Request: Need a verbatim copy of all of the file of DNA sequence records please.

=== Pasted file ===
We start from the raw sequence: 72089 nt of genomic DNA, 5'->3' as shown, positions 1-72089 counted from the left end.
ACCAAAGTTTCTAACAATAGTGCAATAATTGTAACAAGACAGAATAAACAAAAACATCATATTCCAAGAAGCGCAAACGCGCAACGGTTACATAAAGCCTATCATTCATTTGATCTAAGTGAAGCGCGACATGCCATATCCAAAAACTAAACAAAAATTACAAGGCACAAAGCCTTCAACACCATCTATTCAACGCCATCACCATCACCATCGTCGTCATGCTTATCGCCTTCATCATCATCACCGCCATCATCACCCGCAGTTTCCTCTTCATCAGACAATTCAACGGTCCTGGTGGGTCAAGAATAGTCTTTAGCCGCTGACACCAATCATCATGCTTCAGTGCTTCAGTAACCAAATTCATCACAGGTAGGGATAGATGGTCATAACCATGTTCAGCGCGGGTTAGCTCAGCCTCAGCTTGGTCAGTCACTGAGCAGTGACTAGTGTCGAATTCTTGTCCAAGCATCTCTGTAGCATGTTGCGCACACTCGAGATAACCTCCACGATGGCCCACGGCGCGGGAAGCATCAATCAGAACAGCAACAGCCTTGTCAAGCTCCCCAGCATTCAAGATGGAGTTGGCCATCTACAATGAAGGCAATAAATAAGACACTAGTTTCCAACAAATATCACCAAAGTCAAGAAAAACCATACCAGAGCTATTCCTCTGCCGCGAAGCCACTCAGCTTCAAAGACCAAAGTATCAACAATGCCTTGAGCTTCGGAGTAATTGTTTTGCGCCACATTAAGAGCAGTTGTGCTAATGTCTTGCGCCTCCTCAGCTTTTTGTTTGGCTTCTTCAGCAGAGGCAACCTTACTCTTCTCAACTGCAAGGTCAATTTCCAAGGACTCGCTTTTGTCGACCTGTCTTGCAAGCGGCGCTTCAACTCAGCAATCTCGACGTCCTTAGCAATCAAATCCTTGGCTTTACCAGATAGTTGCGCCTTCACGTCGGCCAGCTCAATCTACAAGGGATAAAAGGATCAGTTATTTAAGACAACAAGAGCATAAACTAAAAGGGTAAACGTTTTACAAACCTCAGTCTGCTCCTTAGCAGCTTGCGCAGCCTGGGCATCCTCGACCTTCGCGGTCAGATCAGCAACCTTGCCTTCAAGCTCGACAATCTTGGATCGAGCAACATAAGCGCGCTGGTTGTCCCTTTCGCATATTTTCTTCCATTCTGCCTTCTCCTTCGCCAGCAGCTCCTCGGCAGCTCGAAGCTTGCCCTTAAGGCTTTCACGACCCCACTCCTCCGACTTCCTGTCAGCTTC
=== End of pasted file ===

We start from the raw sequence: 72089 nt of genomic DNA, 5'->3' as shown, positions 1-72089 counted from the left end.
ACCAAAGTTTCTAACAATAGTGCAATAATTGTAACAAGACAGAATAAACAAAAACATCATATTCCAAGAAGCGCAAACGCGCAACGGTTACATAAAGCCTATCATTCATTTGATCTAAGTGAAGCGCGACATGCCATATCCAAAAACTAAACAAAAATTACAAGGCACAAAGCCTTCAACACCATCTATTCAACGCCATCACCATCACCATCGTCGTCATGCTTATCGCCTTCATCATCATCACCGCCATCATCACCCGCAGTTTCCTCTTCATCAGACAATTCAACGGTCCTGGTGGGTCAAGAATAGTCTTTAGCCGCTGACACCAATCATCATGCTTCAGTGCTTCAGTAACCAAATTCATCACAGGTAGGGATAGATGGTCATAACCATGTTCAGCGCGGGTTAGCTCAGCCTCAGCTTGGTCAGTCACTGAGCAGTGACTAGTGTCGAATTCTTGTCCAAGCATCTCTGTAGCATGTTGCGCACACTCGAGATAACCTCCACGATGGCCCACGGCGCGGGAAGCATCAATCAGAACAGCAACAGCCTTGTCAAGCTCCCCAGCATTCAAGATGGAGTTGGCCATCTACAATGAAGGCAATAAATAAGACACTAGTTTCCAACAAATATCACCAAAGTCAAGAAAAACCATACCAGAGCTATTCCTCTGCCGCGAAGCCACTCAGCTTCAAAGACCAAAGTATCAACAATGCCTTGAGCTTCGGAGTAATTGTTTTGCGCCACATTAAGAGCAGTTGTGCTAATGTCTTGCGCCTCCTCAGCTTTTTGTTTGGCTTCTTCAGCAGAGGCAACCTTACTCTTCTCAACTGCAAGGTCAATTTCCAAGGACTCGCTTTTGTCGACCTGTCTTGCAAGCGGCGCTTCAACTCAGCAATCTCGACGTCCTTAGCAATCAAATCCTTGGCTTTACCAGATAGTTGCGCCTTCACGTCGGCCAGCTCAATCTACAAGGGATAAAAGGATCAGTTATTTAAGACAACAAGAGCATAAACTAAAAGGGTAAACGTTTTACAAACCTCAGTCTGCTCCTTAGCAGCTTGCGCAGCCTGGGCATCCTCGACCTTCGCGGTCAGATCAGCAACCTTGCCTTCAAGCTCGACAATCTTGGATCGAGCAACATAAGCGCGCTGGTTGTCCCTTTCGCATATTTTCTTCCATTCTGCCTTCTCCTTCGCCAGCAGCTCCTCGGCAGCTCGAAGCTTGCCCTTAAGGCTTTCACGACCCCACTCCTCCGACTTCCTGTCAGCTTC